• Mistake: Not budgeting. Do you know if you can save more money in your 401(k) and other retirement accounts? It’s not easy being ruthless with expenses, but sometimes that’s what needs to happen to focus on your finances and future. Do you know where your dollars are going? Do you spend a lot of money dining out? At the movies? On gifts, traveling, or electronics? Take a hard look at your expenses and see what you might be able to cut to have a more secure financial future. 
  • Mistake: Not starting early enough. Did you know that if you put $6K into a retirement plan, with a $3K employer match and a 7% growth rate for 40 years, you would have $1,922,486 at retirement? On the other hand, if you put that same amount in for 20 years, you will only have $394,786.59. That is the power of compound investing. Therefore, time is an essential variable, and the sooner you start, the better. We consider 10% of earnings as the minimum amount one should put away in their retirement plan. Depending on age and time horizon, some people may want to contribute more.
  • Mistake: Not being aggressive enough when younger. In investing, most financial professionals will agree that it’s best practice to be more aggressive in the markets when you are younger and less aggressive as you near retirement. The rule of thumb is to reallocate around the age of 55. This evaluation helps determine risk levels and how to adjust allocations as time goes on. We believe younger savers can weather some market downturns, so typically allocate a more significant percentage of their portfolios in stocks.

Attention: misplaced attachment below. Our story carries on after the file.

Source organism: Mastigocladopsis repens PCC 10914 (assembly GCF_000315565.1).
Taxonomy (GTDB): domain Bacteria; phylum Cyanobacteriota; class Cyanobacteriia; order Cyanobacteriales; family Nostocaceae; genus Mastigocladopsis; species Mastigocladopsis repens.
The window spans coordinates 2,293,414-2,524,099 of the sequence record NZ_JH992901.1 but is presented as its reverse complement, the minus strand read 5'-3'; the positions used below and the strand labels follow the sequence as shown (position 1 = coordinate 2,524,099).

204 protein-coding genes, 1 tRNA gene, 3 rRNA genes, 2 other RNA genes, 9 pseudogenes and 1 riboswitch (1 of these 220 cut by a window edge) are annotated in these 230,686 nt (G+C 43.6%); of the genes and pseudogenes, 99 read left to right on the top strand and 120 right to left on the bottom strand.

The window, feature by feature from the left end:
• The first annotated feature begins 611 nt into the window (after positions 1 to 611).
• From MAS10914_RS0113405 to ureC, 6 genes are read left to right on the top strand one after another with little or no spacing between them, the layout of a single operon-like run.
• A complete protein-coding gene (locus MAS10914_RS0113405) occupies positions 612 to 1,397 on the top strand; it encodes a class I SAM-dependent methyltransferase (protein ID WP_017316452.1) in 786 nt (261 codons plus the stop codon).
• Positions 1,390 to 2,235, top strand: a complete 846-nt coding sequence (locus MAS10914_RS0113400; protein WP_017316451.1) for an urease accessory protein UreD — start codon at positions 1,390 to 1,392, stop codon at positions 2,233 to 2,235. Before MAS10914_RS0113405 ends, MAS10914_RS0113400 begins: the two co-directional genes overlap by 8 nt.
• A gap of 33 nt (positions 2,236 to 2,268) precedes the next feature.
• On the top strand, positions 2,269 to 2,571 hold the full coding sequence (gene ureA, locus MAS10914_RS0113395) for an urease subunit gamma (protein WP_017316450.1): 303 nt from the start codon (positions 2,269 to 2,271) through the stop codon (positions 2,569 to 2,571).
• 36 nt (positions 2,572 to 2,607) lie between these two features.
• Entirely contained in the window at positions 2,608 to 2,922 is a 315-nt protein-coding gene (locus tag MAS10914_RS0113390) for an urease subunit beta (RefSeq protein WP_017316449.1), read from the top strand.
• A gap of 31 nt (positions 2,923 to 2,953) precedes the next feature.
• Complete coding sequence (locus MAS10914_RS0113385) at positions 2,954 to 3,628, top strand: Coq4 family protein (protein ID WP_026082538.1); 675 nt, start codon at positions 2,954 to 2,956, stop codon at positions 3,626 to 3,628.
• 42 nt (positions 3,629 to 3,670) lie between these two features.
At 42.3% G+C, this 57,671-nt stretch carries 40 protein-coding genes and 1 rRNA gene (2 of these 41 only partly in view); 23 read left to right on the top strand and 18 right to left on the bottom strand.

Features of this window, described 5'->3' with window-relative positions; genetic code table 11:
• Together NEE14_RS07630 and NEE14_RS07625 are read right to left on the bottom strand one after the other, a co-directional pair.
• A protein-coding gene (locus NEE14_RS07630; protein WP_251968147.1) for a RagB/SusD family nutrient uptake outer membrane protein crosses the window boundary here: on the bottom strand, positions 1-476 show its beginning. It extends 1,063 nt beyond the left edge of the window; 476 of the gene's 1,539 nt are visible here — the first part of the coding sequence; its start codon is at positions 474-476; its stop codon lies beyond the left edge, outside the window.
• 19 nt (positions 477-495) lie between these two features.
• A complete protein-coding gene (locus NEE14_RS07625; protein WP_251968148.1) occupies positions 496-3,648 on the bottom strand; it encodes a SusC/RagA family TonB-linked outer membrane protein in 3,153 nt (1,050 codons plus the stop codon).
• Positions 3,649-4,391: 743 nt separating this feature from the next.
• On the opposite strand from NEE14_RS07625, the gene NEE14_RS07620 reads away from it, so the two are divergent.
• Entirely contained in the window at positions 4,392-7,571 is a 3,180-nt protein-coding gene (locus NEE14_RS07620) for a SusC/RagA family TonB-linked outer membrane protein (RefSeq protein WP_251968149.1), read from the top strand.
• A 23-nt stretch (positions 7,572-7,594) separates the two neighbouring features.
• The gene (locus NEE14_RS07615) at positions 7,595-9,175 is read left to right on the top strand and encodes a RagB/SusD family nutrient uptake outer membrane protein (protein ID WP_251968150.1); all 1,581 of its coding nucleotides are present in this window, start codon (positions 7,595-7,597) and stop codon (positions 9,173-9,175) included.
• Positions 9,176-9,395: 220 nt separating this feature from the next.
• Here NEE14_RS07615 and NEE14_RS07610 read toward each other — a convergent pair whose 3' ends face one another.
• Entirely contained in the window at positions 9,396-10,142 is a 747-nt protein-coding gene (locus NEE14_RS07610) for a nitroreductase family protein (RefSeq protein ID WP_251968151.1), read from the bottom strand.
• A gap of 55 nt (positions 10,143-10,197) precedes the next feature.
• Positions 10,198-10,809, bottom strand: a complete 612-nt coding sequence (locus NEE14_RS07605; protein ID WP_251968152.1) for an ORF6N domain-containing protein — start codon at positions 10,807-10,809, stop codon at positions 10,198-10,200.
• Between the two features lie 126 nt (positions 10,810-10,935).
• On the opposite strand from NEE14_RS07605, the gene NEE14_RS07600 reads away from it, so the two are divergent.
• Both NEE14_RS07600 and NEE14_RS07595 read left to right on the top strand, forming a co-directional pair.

• Mistake: Not passing on knowledge to the next generation. In our financial practice, we believe financial wellbeing starts early and that teaching your kids some basic knowledge of savings and investing is always a good idea. At McClure Wealth, we commonly invite families into our office for family sessions to help nurture a saving mindset from an early age. If you are financially responsible, consider supporting the next generation by sharing tips, experiences, and stories that will help those behind you get ahead. 

Have more questions about your 401(k)? Are you a business owner that wants to start one for your employees? Want to be a better retirement saver? Reach out to us at McClure Wealth to schedule a phone consultation to see if we might be a good fit for helping you on your retirement journey. Help is just a phone call away: 760.607.0611. 

Are you a client at McClure Wealth? If so, we can help you determine how likely it is that you are on track with your financial plan using risk modeling and assumptions on income and savings rates. A financial plan will help you worry less and work more. Send us an email at [email protected] to set up a remote or in-person appointment. 

We look forward to hearing from you. 


Registered Representative offering securities and advisory services through Independent Financial Group, LLC (IFG), a registered broker dealer and a registered investment advisor. Member FINRA/SIPC. McClure Wealth Management and IFG are unaffiliated entities.